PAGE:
There are many ways to procrastinate

DSC00326 - Copy (350x233)Faced with the prospect of reading my first novel for the umpteenth time, I find myself coming up with all sorts of other things to do instead.

It’s not that I hate it (yet).

But we’re close.

(Fortunately, there was a long enough break in between draft six and draft seven that I’d forgotten many of the little details, which made it enjoyable enough to read again.)

But I don’t generally re-read things.  Even books I love.  I’ve made a few exceptions here or there, but there are so many books out there to be read that I can’t imagine re-reading any of the ones I’ve already read, no matter how good.

So, I look at my manuscript and I think, “Really?  Again?  Do I have to?”  But I do.  Because I need to accept all the changes I made for draft seven and read it clean to make sure there aren’t any new issues and that everything flows.

And then I’m going to ship it off for a while so I can pretend it’s in circulation while I work on other things for a bit.

Like the second draft of the second novel.  And finishing the third novel.  And finishing these short stories I have in progress.  And maybe self-pubbing the one that I can’t find a market for.

That’s what I was doing yesterday instead of finishing this novel up.  First, I went on Amazon and tried to locate some top-selling short stories to see what the average length of a decently-rated 99 cent short story was.  (Answer: about 37 pages, although there is one author on there who has books in the 10 page range.  Although I will add that almost all of the ones I saw were single stories.)

Then I decided I needed to learn how to design book covers.  I tried a few programs I had on my computer (Paint, PowerPoint, etc.), but they couldn’t do what I wanted.

(This is what happens when you grew up around sign design software.  I used to go into work with my dad and create designs to put on my notebooks and then print them out in vinyl.  Paint doesn’t come close to what professional sign design software can do.)

Once I decided I didn’t have a program that would work, I decided to go buy one.  Which meant some research.  Photoshop was out, because it’s expensive and probably far more than I need.  I ended up with some random and cheap logo design software that seems to do the trick. (Although it crashed on me at one point, which made me unhappy.  Fortunately, I hadn’t done anything too complex at that point.).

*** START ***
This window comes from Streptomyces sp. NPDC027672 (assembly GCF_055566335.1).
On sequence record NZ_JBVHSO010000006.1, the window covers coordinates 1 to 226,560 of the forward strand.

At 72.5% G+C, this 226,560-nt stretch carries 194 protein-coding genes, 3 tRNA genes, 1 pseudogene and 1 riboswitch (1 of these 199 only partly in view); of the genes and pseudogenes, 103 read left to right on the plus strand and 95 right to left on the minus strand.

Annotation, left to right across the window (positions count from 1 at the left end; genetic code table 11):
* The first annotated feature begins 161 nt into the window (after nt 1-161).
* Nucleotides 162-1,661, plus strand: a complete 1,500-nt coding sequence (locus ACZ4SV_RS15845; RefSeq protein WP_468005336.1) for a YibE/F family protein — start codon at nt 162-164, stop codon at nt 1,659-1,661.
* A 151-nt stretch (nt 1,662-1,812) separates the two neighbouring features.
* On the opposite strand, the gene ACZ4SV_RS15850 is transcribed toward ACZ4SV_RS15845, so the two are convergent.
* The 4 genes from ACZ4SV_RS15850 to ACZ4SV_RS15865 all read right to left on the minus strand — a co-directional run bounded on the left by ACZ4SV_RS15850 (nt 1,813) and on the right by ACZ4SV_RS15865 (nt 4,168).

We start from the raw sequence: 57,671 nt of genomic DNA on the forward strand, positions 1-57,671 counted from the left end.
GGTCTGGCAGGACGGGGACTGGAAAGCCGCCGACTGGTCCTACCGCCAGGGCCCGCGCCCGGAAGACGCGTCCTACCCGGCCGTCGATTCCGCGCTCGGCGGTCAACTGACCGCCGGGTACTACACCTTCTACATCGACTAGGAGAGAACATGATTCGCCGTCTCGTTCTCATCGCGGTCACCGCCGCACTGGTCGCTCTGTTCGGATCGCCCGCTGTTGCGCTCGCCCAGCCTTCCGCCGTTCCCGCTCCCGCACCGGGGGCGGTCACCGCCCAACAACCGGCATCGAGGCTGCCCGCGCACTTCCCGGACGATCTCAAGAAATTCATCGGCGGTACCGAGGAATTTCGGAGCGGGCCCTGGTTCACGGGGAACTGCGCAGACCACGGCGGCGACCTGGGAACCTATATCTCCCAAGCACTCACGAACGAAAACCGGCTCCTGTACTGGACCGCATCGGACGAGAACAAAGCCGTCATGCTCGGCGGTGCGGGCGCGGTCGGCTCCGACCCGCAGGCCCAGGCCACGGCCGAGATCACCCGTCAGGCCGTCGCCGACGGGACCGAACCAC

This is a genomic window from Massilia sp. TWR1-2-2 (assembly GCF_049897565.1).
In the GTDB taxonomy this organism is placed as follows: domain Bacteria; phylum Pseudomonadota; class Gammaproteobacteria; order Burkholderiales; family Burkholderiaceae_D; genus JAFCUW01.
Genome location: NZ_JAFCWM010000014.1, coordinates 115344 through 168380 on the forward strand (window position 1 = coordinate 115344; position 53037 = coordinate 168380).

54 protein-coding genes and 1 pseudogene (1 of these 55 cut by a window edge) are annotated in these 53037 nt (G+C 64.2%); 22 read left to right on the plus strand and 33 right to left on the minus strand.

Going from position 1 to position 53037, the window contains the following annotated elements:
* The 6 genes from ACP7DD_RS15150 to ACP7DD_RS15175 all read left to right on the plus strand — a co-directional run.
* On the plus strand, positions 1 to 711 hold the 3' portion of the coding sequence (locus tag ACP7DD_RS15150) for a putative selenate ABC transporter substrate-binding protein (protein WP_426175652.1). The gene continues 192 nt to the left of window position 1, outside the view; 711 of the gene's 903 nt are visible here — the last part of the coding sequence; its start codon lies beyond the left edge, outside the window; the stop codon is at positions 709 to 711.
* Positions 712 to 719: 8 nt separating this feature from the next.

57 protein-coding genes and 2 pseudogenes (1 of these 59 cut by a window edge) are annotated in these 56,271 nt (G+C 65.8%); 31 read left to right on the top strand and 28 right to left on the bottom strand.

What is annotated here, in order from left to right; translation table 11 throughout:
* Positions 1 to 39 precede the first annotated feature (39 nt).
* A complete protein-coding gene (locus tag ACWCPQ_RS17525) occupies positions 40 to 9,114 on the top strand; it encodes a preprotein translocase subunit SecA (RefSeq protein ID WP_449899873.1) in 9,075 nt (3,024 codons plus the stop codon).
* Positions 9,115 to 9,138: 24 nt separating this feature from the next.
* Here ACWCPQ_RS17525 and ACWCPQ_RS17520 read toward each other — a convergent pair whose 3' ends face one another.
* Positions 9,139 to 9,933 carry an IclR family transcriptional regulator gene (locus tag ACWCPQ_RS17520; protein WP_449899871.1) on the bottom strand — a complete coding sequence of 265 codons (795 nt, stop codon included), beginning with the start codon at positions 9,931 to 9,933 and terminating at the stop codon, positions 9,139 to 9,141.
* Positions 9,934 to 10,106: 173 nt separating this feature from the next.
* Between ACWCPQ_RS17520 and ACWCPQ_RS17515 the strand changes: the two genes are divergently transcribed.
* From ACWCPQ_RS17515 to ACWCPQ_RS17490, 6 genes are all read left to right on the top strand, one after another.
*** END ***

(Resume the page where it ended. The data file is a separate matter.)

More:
And then I spent a couple hours watching TV and playing around with cover designs.  I have something I’m happy with.  It probably violates every rule on book cover design that’s out there.  But I’m a special snowflake, so I decided my covers should be too.

I followed my own rules:

  1. It needs to look good in black and white as well as in color.
  2. The text needs to be clear and easy to read.
  3. The basic design should be something that can be instantly recognized as by me.
  4. It needs to look good in a small size as well as a large size.
  5. It needs to be neutral in terms of genre or type

The third and fifth ones are the problem.  But I look at what I’m writing and I think that the only thing they all share is me.  So, I can either choose to brand things as part of a genre – “this is yet another great sword and sorcery story” or I can choose to brand things as by me – “yet another thought experiment by M.H. Lee.”

I had originally thought I would write certain pieces under a different pen name.  Like this short story with no home.  It’s contemporary fiction.  Possibly women’s fiction.  Not quite romance, but maybe.  So is the second novel I wrote.

But the first novel and many of the other stories I’ve written are speculative fiction.

So, do I court two separate audiences?  Or do I try to find an audience that will trust me enough to read both?

Watching my mother read (and man does she read), has taught me that readers are willing to move outside their comfort zone if you can hook them.  (For example, she reads Nora Roberts and J.D. Robb books.)  So, maybe someone who reads this contemporary fiction piece will be willing to try one of my speculative fiction pieces?  And if I spread them out across different pen names, no one will do that because they won’t know that the author is the same person?

(I can say that as a reader, it never occurred to me before I started to think about writing that authors I liked might be publishing other books under other pen names.  The only time I was aware of it was when the cover of a book announced that fact.)

It’s a risk.  Especially for a new writer.  I would probably be better off leveraging existing fan bases.  But that’s not the way I write.

I think.  I still haven’t pulled the trigger on this.

The other issue is the length.  The story in question would be about 10 pages long.  It seems too short to publish alone.  But I’m not sure I want to publish it with another story.  I have another story I could put with it.  But that story isn’t as strong as this one.

I’d also thought that if I was going to self-publish some of my short stories that I’d publish three at once so I could offer free copies of one to people in the hopes that if they liked it they’d then buy one of the other two.

I don’t know.  I’m not quite there yet.  But I certainly managed to spend a fair amount of time on it yesterday at the expense of all the “real” things I need to be doing.

About M. H. Lee

M.H. Lee is a speculative fiction writer currently residing in Colorado whose stories are sometimes dark, sometimes funny, sometimes darkly funny, but hopefully always thought-provoking and entertaining.
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